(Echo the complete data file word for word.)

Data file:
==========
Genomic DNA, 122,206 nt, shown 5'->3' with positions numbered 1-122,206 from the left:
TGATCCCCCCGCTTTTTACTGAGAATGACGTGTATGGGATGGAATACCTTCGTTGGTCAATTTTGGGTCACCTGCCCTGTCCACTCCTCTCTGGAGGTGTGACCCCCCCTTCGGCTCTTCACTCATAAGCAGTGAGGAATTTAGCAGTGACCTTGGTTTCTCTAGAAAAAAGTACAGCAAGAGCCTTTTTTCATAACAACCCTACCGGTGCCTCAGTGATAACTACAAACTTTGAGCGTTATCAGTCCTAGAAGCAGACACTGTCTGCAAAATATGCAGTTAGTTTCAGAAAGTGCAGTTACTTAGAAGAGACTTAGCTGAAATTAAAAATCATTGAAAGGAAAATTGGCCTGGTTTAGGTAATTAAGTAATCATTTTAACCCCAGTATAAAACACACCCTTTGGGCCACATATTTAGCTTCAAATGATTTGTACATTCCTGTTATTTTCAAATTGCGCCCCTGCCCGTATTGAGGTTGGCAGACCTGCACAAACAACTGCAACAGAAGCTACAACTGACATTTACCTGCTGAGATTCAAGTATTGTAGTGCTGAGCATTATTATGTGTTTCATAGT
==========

Genomic DNA, 122,206 nt, shown 5'->3' with positions numbered 1-122,206 from the left:
TGATCCCCCCGCTTTTTACTGAGAATGACGTGTATGGGATGGAATACCTTCGTTGGTCAATTTTGGGTCACCTGCCCTGTCCACTCCTCTCTGGAGGTGTGACCCCCCCTTCGGCTCTTCACTCATAAGCAGTGAGGAATTTAGCAGTGACCTTGGTTTCTCTAGAAAAAAGTACAGCAAGAGCCTTTTTTCATAACAACCCTACCGGTGCCTCAGTGATAACTACAAACTTTGAGCGTTATCAGTCCTAGAAGCAGACACTGTCTGCAAAATATGCAGTTAGTTTCAGAAAGTGCAGTTACTTAGAAGAGACTTAGCTGAAATTAAAAATCATTGAAAGGAAAATTGGCCTGGTTTAGGTAATTAAGTAATCATTTTAACCCCAGTATAAAACACACCCTTTGGGCCACATATTTAGCTTCAAATGATTTGTACATTCCTGTTATTTTCAAATTGCGCCCCTGCCCGTATTGAGGTTGGCAGACCTGCACAAACAACTGCAACAGAAGCTACAACTGACATTTACCTGCTGAGATTCAAGTATTGTAGTGCTGAGCATTATTATGTGTTTCATAGT